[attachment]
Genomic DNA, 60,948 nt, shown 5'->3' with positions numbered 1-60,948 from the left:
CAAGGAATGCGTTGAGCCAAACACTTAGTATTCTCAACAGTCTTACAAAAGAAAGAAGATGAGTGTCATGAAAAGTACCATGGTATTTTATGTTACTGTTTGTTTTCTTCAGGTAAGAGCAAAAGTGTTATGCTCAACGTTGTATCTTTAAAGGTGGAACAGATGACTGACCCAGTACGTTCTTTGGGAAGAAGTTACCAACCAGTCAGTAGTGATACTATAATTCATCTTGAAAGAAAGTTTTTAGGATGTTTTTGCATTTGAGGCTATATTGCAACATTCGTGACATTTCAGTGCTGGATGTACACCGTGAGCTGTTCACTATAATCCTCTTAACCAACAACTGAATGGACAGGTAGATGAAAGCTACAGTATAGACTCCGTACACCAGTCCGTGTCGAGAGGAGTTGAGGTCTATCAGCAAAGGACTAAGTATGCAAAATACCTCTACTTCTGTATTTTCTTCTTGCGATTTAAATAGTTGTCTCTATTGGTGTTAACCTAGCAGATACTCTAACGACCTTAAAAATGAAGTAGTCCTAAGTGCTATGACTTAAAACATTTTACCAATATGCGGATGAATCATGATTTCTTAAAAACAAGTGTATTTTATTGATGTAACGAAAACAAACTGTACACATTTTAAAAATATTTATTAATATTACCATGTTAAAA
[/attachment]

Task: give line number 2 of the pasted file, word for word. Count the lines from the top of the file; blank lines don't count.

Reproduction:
CAAGGAATGCGTTGAGCCAAACACTTAGTATTCTCAACAGTCTTACAAAAGAAAGAAGATGAGTGTCATGAAAAGTACCATGGTATTTTATGTTACTGTTTGTTTTCTTCAGGTAAGAGCAAAAGTGTTATGCTCAACGTTGTATCTTTAAAGGTGGAACAGATGACTGACCCAGTACGTTCTTTGGGAAGAAGTTACCAACCAGTCAGTAGTGATACTATAATTCATCTTGAAAGAAAGTTTTTAGGATGTTTTTGCATTTGAGGCTATATTGCAACATTCGTGACATTTCAGTGCTGGATGTACACCGTGAGCTGTTCACTATAATCCTCTTAACCAACAACTGAATGGACAGGTAGATGAAAGCTACAGTATAGACTCCGTACACCAGTCCGTGTCGAGAGGAGTTGAGGTCTATCAGCAAAGGACTAAGTATGCAAAATACCTCTACTTCTGTATTTTCTTCTTGCGATTTAAATAGTTGTCTCTATTGGTGTTAACCTAGCAGATACTCTAACGACCTTAAAAATGAAGTAGTCCTAAGTGCTATGACTTAAAACATTTTACCAATATGCGGATGAATCATGATTTCTTAAAAACAAGTGTATTTTATTGATGTAACGAAAACAAACTGTACACATTTTAAAAATATTTATTAATATTACCATGTTAAAA